So, in summary: Star Frontiers: Knight Hawks goes out of its way to avoid conventional sci-fi explanations for interstellar travel, and seems to create more problems for its trouble. It has two separate explanations for the core 1 day/light-year travel schedule, neither of which is completely satisfying, each with its own problems, and they even manage to bonk heads together with two contradictory meanings of "Risk Jumping". To say nothing of how the two mechanics interact: Does one imply the other? Can you choose to implement (wholly or partially) some of each version of "risk jumping"? Was Doug Niles aware of the conflict between these two separate sections of rules -- and why did he radically depart from traditional sci-fi with the "Void" idea (a fixed real speed, no special engines), for little or no apparent benefit?


AD&D Monster Levels and XP

In Original D&D, all of the hostile dungeon-type creatures (basically the first page of monster listings, Vol-2, p. 3) are split into one of the various Monster Level Tables from 1-6 (for both wandering monsters and random stocking; Vol-3, p. 10-11). Pretty simple; but then in the AD&D DMG, this was formalized to a greater degree, and allowed for the ongoing possibility of adding new monsters to the game and those tables.
The state of ADVANCED DUNGEONS & DRAGONS is such that new and different creatures are being devised regularly and often, so that by-and-large, the only monsters which are included are those in MONSTER MANUAL... It is quite possible that at some future time a new edition of this work will be updated to include all of the recognized AD&D monsters. You may do this for yourself now - and include your own favorite creatures at the same time - by finding the experience points value of such monsters and equating them to those already found herein. Determine the frequency (common, uncommon, etc.) of the new creatures, and then include them on the appropriate tables by adding them after comparable monsters already shown. Be careful not to upset the probability balance. [AD&D 1E DMG, 174]

While later AD&D products include the Level & XP in each monster listing (Fiend Folio, Monster Manual II, etc.), this wasn't done in the earlier (pre-DMG) Monster Manual. Instead, for the official Level of the core monsters you have to search through the Random Monster Tables in the DMG (Appendix C), and for the exact XP award you have to separately inspect the Alphabetical Monster Listing (Appendix E). Comparing those two different appendices, here's the point that I want to make today, which goes unstated in the DMG text above:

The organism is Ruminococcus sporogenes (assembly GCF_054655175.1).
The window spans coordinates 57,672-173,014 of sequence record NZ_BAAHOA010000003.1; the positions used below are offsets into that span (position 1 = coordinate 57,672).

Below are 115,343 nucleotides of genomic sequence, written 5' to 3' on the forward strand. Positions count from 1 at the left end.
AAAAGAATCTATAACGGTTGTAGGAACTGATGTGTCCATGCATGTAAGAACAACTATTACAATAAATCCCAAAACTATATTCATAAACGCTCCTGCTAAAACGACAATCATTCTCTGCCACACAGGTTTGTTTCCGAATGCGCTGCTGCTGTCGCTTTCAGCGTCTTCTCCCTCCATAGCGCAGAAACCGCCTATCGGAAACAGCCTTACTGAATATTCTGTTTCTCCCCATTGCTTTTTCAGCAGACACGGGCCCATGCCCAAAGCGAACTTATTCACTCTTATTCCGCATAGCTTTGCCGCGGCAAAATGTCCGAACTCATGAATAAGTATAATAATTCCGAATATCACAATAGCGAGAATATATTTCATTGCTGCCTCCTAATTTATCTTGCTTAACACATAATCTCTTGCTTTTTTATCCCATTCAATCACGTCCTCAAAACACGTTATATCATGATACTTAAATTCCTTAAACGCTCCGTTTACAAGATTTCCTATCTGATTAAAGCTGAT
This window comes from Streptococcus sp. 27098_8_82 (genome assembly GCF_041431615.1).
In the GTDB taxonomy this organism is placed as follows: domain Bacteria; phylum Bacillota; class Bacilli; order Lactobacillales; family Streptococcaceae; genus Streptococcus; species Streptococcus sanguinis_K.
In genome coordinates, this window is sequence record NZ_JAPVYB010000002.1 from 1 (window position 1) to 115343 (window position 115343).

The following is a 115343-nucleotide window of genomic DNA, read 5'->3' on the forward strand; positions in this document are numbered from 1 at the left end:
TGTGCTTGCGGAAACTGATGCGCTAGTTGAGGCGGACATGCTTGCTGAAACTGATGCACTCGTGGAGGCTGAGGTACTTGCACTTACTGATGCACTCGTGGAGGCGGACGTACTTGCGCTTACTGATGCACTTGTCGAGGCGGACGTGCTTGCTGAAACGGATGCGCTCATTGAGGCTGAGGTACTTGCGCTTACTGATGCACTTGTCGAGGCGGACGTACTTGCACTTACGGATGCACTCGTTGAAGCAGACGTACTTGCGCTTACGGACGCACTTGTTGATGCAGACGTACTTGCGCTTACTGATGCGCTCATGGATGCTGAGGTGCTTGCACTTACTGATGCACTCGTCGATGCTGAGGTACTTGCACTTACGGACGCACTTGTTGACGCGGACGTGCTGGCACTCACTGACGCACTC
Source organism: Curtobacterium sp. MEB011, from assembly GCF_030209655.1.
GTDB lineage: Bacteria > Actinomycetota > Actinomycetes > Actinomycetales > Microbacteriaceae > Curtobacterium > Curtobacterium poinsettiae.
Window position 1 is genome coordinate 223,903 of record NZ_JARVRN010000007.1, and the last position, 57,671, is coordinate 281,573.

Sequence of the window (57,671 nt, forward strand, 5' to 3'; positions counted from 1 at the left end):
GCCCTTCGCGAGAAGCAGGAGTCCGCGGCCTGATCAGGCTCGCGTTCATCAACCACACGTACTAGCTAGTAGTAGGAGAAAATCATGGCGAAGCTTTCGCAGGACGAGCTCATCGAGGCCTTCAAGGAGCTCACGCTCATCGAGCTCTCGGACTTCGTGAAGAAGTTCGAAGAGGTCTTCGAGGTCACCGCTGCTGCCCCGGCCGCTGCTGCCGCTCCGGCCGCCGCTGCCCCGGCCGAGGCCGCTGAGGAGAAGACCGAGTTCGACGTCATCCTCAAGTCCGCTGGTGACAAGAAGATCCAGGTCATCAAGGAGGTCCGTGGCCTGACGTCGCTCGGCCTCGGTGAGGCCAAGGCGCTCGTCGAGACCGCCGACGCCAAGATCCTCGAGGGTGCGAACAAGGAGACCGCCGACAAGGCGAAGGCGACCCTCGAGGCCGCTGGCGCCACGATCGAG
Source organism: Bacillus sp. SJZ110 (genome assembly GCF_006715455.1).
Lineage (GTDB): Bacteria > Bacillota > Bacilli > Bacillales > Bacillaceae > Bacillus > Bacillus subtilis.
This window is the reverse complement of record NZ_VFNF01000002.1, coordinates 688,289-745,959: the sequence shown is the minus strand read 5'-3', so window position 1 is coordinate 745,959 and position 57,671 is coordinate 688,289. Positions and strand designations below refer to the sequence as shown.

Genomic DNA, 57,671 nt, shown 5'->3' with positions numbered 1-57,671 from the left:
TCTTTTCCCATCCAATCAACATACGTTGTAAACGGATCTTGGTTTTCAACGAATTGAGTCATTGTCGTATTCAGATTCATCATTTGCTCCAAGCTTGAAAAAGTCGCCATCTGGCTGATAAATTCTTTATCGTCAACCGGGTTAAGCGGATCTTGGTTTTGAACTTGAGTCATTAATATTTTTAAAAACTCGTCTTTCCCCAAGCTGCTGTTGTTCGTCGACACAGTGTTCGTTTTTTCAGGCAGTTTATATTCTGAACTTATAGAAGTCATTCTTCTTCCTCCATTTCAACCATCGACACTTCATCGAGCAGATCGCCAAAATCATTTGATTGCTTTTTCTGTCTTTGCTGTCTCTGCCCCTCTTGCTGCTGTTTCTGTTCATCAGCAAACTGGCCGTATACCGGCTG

AD&D DMG monster level categorizations are keyed only to base XP value, and do not include any bonuses for hit points.

Recall that whereas OD&D and the Basic line (Moldvay, etc.) have a simple, single XP value for every monster of a particular type, in the AD&D DMG Gygax complicated things by adding a per-hit-point bonus addition to that. (Back in the day, it took me lots of time to compute XP awards after adventures because you'd have to separately compute every individual monster based on its unique hit point score. Nowadays you could use a computer spreadsheet, etc. -- but still one of the many issues where OD&D wins out over AD&D on usability.) Traditionally when I saw this section in the DMG I assumed that it took into account total XP value, or at least including average hit points for the monster type. Looking closely today at the book examples I see that's not the case -- granted the change in AD&D, it's conceivable that Appendix C here was written before the inclusion of per-hit-point bonuses, such that no such distinction existed as it was being written.

Here are some case examples (flipping between Appendix C for level tables and Appendix E for hit dice and official experience valuations):
  • Level I (probably the easiest case to analyze) is said to be anything "up to 20 X.P.". But note how many monsters on the Level I table actually have a base value of exactly 20 XP, such that even the 1st hit point will obviously make them greater than that -- giant ant, badger, fire beetle, hobgoblin, zombie. The manes demon (HD 1, XP 18+1/hp) is also obviously above the mark with average hit points.
  • Level II is indicated as "21-50 X.P.", but likewise includes the giant toad (XP 50+3/hp) and troglodyte (HD 2, XP 36+2/hp; so average XP 54).
  • Level III is meant to include anything from "51-150 X.P.", but it includes the ogre (HD 4+1, XP 90+5/hp, average 185) and boring beetle (HD 5, XP 90+5/hp, average 203).
  • For an example at the higher end, you can look at Level VIII ("3,001-5,500 X.P.") and spot the purple worm monster (HD 15, XP 4900+20/hp, average 6,250). If this was meant to include total hit points, then it would only fit for the very smallest of purple worms -- up to 2 hp per die, something which is statistically very unlikely. Thus it serves as further evidence that the writer of those tables was looking only at base XP value (or even that only such existed at the time of its writing).